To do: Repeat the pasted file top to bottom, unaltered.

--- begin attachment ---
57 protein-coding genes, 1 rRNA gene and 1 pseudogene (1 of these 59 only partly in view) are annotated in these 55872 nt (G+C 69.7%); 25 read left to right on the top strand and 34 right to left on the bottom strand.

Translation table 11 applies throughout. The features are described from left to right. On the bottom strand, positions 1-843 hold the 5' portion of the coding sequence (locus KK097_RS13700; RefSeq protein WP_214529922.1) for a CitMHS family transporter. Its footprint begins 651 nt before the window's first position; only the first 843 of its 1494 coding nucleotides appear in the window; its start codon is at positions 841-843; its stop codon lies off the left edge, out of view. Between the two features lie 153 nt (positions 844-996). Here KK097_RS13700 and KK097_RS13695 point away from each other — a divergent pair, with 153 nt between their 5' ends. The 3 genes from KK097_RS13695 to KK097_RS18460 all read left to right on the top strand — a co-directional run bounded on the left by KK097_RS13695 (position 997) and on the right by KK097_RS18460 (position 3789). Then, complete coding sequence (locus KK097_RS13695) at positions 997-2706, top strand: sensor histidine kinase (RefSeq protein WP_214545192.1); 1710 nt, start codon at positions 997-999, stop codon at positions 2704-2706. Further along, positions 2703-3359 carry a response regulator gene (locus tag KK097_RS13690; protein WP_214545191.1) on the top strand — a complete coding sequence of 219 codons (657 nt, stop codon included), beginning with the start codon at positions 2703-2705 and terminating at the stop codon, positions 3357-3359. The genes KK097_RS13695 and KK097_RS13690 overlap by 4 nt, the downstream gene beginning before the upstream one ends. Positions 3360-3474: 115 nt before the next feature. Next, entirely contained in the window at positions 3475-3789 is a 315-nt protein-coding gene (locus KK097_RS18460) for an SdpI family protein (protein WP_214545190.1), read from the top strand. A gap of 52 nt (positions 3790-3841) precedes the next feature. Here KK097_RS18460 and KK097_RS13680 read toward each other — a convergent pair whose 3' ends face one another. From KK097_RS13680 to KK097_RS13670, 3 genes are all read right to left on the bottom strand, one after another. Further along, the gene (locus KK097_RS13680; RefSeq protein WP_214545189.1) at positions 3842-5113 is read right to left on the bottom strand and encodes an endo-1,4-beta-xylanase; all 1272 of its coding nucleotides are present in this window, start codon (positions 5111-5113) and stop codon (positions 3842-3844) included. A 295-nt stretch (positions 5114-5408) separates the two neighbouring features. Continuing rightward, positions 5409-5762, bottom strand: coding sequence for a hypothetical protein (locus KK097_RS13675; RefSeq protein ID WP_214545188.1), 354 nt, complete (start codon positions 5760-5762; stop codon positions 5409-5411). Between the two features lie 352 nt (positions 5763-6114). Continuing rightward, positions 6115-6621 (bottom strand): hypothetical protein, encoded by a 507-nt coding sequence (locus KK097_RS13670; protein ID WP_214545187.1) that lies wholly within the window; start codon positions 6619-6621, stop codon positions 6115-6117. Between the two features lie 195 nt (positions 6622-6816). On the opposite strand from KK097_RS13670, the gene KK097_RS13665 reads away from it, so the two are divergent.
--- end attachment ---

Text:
57 protein-coding genes, 1 rRNA gene and 1 pseudogene (1 of these 59 only partly in view) are annotated in these 55872 nt (G+C 69.7%); 25 read left to right on the top strand and 34 right to left on the bottom strand.

Translation table 11 applies throughout. The features are described from left to right. On the bottom strand, positions 1-843 hold the 5' portion of the coding sequence (locus KK097_RS13700; RefSeq protein WP_214529922.1) for a CitMHS family transporter. Its footprint begins 651 nt before the window's first position; only the first 843 of its 1494 coding nucleotides appear in the window; its start codon is at positions 841-843; its stop codon lies off the left edge, out of view. Between the two features lie 153 nt (positions 844-996). Here KK097_RS13700 and KK097_RS13695 point away from each other — a divergent pair, with 153 nt between their 5' ends. The 3 genes from KK097_RS13695 to KK097_RS18460 all read left to right on the top strand — a co-directional run bounded on the left by KK097_RS13695 (position 997) and on the right by KK097_RS18460 (position 3789). Then, complete coding sequence (locus KK097_RS13695) at positions 997-2706, top strand: sensor histidine kinase (RefSeq protein WP_214545192.1); 1710 nt, start codon at positions 997-999, stop codon at positions 2704-2706. Further along, positions 2703-3359 carry a response regulator gene (locus tag KK097_RS13690; protein WP_214545191.1) on the top strand — a complete coding sequence of 219 codons (657 nt, stop codon included), beginning with the start codon at positions 2703-2705 and terminating at the stop codon, positions 3357-3359. The genes KK097_RS13695 and KK097_RS13690 overlap by 4 nt, the downstream gene beginning before the upstream one ends. Positions 3360-3474: 115 nt before the next feature. Next, entirely contained in the window at positions 3475-3789 is a 315-nt protein-coding gene (locus KK097_RS18460) for an SdpI family protein (protein WP_214545190.1), read from the top strand. A gap of 52 nt (positions 3790-3841) precedes the next feature. Here KK097_RS18460 and KK097_RS13680 read toward each other — a convergent pair whose 3' ends face one another. From KK097_RS13680 to KK097_RS13670, 3 genes are all read right to left on the bottom strand, one after another. Further along, the gene (locus KK097_RS13680; RefSeq protein WP_214545189.1) at positions 3842-5113 is read right to left on the bottom strand and encodes an endo-1,4-beta-xylanase; all 1272 of its coding nucleotides are present in this window, start codon (positions 5111-5113) and stop codon (positions 3842-3844) included. A 295-nt stretch (positions 5114-5408) separates the two neighbouring features. Continuing rightward, positions 5409-5762, bottom strand: coding sequence for a hypothetical protein (locus KK097_RS13675; RefSeq protein ID WP_214545188.1), 354 nt, complete (start codon positions 5760-5762; stop codon positions 5409-5411). Between the two features lie 352 nt (positions 5763-6114). Continuing rightward, positions 6115-6621 (bottom strand): hypothetical protein, encoded by a 507-nt coding sequence (locus KK097_RS13670; protein ID WP_214545187.1) that lies wholly within the window; start codon positions 6619-6621, stop codon positions 6115-6117. Between the two features lie 195 nt (positions 6622-6816). On the opposite strand from KK097_RS13670, the gene KK097_RS13665 reads away from it, so the two are divergent.